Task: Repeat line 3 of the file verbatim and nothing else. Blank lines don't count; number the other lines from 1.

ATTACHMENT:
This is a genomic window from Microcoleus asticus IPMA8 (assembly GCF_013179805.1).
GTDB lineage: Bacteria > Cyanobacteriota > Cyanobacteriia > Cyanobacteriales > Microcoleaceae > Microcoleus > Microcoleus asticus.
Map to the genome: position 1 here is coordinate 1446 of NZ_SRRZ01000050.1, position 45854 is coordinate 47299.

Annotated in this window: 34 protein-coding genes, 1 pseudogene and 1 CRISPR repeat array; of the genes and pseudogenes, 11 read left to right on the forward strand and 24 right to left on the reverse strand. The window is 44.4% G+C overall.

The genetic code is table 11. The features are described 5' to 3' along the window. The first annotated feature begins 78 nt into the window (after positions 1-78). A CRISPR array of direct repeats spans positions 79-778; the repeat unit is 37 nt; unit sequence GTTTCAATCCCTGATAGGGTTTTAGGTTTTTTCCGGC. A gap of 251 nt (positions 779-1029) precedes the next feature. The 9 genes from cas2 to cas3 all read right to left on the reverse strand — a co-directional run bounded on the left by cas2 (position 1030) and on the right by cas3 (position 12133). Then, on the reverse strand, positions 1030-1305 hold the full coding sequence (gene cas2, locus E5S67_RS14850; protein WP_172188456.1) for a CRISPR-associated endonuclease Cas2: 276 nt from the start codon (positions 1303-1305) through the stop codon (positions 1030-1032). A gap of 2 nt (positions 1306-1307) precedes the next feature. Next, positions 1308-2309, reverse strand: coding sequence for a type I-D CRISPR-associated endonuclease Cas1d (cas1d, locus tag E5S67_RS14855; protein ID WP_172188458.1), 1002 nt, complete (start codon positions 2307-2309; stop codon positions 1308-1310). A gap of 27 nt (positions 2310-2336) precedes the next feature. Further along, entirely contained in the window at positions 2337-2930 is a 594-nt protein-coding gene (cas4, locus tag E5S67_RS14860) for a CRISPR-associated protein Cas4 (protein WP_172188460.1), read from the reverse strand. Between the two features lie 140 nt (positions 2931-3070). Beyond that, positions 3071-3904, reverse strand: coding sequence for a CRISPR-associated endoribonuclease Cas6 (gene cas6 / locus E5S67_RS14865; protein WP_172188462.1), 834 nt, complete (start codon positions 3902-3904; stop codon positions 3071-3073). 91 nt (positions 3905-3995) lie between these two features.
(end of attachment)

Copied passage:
Map to the genome: position 1 here is coordinate 1446 of NZ_SRRZ01000050.1, position 45854 is coordinate 47299.